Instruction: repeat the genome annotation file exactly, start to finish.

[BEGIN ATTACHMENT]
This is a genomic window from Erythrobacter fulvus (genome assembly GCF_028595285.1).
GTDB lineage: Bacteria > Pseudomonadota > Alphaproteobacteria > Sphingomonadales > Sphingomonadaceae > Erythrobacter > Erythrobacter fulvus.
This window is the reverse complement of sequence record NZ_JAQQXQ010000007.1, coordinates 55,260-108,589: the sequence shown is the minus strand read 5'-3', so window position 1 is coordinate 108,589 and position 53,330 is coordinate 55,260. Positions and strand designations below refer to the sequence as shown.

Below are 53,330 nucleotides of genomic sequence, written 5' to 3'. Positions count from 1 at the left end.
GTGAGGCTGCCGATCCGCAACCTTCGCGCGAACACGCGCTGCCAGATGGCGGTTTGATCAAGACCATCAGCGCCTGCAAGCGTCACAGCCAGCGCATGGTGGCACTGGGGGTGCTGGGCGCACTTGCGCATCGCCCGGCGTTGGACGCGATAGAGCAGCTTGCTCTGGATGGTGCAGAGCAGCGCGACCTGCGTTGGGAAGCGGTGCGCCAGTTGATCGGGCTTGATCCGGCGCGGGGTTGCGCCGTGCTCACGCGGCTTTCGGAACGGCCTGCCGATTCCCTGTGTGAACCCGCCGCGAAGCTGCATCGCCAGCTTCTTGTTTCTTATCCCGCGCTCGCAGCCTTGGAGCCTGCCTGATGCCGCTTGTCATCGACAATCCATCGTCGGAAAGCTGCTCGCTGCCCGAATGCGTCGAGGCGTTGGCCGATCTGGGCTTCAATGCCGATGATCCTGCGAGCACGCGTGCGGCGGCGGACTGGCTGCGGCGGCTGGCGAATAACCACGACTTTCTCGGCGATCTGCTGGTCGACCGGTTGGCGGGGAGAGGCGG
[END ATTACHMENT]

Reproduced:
This is a genomic window from Erythrobacter fulvus (genome assembly GCF_028595285.1).
GTDB lineage: Bacteria > Pseudomonadota > Alphaproteobacteria > Sphingomonadales > Sphingomonadaceae > Erythrobacter > Erythrobacter fulvus.
This window is the reverse complement of sequence record NZ_JAQQXQ010000007.1, coordinates 55,260-108,589: the sequence shown is the minus strand read 5'-3', so window position 1 is coordinate 108,589 and position 53,330 is coordinate 55,260. Positions and strand designations below refer to the sequence as shown.

Below are 53,330 nucleotides of genomic sequence, written 5' to 3'. Positions count from 1 at the left end.
GTGAGGCTGCCGATCCGCAACCTTCGCGCGAACACGCGCTGCCAGATGGCGGTTTGATCAAGACCATCAGCGCCTGCAAGCGTCACAGCCAGCGCATGGTGGCACTGGGGGTGCTGGGCGCACTTGCGCATCGCCCGGCGTTGGACGCGATAGAGCAGCTTGCTCTGGATGGTGCAGAGCAGCGCGACCTGCGTTGGGAAGCGGTGCGCCAGTTGATCGGGCTTGATCCGGCGCGGGGTTGCGCCGTGCTCACGCGGCTTTCGGAACGGCCTGCCGATTCCCTGTGTGAACCCGCCGCGAAGCTGCATCGCCAGCTTCTTGTTTCTTATCCCGCGCTCGCAGCCTTGGAGCCTGCCTGATGCCGCTTGTCATCGACAATCCATCGTCGGAAAGCTGCTCGCTGCCCGAATGCGTCGAGGCGTTGGCCGATCTGGGCTTCAATGCCGATGATCCTGCGAGCACGCGTGCGGCGGCGGACTGGCTGCGGCGGCTGGCGAATAACCACGACTTTCTCGGCGATCTGCTGGTCGACCGGTTGGCGGGGAGAGGCGG